DENMARK - Danish pension fund JOEP has scrapped an option allowing clients to make their own investment choices.

Pension fund officials said it appeared Danes were less interested in taking control of their own investments than they had assumed.

Torben Visholm, director at JOEP - the pension fund for lawyers and economists - told IPE only a small fraction of his scheme's members had been interested in the self-invest option on one of its products.

He said: "The scheme was introduced in 2005 under the premise that the costs associated with running the scheme should be borne by the members utilising it. After five years of operating it, we conclude this assumption has not been borne out."

The product in question is the JOEP 'ratepension', an annuity product with fixed maturity that was introduced in 2005.

Scheme members could either manage the investments themselves through a unit-link facility offering 29 different funds, or leave the investment choices to JOEP.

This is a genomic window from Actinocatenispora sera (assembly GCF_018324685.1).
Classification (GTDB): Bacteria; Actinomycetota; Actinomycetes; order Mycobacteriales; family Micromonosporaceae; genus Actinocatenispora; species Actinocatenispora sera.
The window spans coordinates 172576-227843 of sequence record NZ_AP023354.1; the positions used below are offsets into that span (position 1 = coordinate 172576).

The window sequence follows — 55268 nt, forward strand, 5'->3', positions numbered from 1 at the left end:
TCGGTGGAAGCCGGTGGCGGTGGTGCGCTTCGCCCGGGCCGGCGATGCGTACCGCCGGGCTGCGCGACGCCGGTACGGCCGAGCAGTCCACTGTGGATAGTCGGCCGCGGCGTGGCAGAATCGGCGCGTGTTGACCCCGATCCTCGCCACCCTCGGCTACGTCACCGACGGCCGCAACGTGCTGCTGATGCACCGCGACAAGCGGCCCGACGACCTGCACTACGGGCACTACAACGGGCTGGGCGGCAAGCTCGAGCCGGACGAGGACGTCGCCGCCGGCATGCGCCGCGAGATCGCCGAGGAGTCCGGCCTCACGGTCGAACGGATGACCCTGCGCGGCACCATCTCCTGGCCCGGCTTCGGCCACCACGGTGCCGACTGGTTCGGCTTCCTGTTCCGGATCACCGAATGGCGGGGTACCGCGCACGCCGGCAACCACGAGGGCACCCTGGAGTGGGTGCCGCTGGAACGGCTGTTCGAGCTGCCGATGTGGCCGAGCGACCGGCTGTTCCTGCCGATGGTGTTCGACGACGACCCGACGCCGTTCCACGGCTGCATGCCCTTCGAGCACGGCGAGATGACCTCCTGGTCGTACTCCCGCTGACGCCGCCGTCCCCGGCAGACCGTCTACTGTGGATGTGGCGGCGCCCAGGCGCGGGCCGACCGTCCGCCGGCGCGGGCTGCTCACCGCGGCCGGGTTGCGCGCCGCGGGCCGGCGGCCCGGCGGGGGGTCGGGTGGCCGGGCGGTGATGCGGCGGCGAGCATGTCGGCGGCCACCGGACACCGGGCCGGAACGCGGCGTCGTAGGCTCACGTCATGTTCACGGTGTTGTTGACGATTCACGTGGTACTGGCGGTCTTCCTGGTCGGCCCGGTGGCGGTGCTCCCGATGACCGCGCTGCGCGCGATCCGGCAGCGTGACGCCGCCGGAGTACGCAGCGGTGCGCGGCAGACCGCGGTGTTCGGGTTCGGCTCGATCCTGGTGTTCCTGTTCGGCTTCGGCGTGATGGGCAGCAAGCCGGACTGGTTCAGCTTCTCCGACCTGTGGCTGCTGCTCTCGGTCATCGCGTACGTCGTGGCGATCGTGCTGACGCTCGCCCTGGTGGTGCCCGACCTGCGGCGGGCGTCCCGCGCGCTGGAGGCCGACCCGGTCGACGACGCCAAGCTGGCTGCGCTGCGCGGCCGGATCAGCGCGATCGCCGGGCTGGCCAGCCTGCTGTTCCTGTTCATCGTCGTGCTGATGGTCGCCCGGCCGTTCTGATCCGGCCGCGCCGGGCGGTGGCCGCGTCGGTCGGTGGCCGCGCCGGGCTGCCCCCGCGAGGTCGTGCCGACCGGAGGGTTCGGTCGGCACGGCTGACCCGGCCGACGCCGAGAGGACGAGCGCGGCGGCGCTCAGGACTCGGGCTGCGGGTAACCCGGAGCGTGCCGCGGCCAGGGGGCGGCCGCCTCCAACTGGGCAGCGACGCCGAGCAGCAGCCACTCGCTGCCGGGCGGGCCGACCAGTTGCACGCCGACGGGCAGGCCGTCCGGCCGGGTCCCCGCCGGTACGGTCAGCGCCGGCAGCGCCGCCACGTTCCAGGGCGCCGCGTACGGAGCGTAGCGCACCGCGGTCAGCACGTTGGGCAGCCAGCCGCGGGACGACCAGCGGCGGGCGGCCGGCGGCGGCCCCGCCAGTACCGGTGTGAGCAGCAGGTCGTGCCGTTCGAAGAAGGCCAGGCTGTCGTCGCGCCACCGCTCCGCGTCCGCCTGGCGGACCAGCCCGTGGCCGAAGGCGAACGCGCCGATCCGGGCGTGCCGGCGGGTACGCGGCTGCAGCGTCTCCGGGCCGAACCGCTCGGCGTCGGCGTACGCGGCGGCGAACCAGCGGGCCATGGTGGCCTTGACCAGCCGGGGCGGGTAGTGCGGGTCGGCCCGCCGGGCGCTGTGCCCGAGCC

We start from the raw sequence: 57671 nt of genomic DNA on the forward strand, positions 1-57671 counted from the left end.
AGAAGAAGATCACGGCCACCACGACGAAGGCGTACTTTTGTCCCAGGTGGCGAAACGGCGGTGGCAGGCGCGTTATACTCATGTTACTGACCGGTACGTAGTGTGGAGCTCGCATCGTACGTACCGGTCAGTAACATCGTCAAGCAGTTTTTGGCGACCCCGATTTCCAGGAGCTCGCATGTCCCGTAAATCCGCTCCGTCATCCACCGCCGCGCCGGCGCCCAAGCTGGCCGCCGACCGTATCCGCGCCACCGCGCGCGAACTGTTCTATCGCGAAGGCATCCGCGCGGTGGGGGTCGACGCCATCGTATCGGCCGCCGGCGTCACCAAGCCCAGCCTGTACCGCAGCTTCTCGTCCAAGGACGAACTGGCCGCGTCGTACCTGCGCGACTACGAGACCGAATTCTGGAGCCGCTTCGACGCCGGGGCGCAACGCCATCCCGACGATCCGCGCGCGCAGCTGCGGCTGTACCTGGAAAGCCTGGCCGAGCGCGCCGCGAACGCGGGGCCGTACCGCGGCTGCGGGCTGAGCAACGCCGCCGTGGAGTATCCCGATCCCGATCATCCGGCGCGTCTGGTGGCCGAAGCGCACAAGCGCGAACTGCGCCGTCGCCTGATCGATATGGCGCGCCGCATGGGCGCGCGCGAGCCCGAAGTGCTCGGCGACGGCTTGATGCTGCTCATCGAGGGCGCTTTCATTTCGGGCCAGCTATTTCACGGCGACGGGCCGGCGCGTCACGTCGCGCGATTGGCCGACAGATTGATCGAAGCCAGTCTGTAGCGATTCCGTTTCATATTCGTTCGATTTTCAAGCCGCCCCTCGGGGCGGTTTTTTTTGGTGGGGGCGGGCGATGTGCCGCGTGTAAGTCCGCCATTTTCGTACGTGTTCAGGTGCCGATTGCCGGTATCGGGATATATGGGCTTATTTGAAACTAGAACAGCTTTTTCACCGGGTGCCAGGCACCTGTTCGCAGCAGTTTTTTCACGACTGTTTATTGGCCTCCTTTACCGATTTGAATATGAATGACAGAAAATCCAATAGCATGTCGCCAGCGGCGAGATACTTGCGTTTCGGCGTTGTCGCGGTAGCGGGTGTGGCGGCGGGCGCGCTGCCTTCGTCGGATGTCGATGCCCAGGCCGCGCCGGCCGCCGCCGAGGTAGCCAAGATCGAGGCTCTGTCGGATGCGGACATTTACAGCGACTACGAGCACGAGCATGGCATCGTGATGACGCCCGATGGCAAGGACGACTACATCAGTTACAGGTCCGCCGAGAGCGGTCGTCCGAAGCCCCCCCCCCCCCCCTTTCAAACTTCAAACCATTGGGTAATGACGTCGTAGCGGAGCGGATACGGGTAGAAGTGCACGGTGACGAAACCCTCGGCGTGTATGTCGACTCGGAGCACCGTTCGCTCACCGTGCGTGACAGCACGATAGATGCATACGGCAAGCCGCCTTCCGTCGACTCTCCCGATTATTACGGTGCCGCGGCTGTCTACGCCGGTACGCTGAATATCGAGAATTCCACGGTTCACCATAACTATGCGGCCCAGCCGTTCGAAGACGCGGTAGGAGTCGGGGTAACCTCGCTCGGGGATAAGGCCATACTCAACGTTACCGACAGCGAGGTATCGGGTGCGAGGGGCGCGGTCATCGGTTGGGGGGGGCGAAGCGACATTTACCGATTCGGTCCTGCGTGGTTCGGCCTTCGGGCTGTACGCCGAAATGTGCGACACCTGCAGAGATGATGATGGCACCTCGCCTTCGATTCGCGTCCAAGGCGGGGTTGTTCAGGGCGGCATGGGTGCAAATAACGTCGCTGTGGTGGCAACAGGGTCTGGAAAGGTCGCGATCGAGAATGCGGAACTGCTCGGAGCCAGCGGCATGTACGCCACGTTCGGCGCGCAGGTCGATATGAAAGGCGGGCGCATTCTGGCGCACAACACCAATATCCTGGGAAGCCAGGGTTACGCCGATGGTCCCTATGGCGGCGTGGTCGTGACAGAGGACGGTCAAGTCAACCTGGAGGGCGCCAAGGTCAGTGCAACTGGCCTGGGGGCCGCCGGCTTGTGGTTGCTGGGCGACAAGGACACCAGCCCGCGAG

The 'ratepension' was both a new pension product and an option to self-manage the investments, Visholm said.

However, in 2010, only 570 of JOEP's 40,000 members were taking advantage of the option.

Visholm said there were two reasons why the product proved unpopular.

"First, 'ratepension' is considered a supplementary product on the top of the basic life-long annuity product," he said. "Second, most members prefer to let JOEP invest."

The pension fund will carry on offering the 'ratepension', but from now on it will not include the option to invest through the unit-link facility, Visholm said.

JOEP is not alone in its experience with self-investing - several other Danish pension funds and providers have offered similar products and seen a very small take-up for the option, Visholm said.

"Other funds have had the same experience, that only a very small fraction of members have preferred to manage their investments themselves," he added.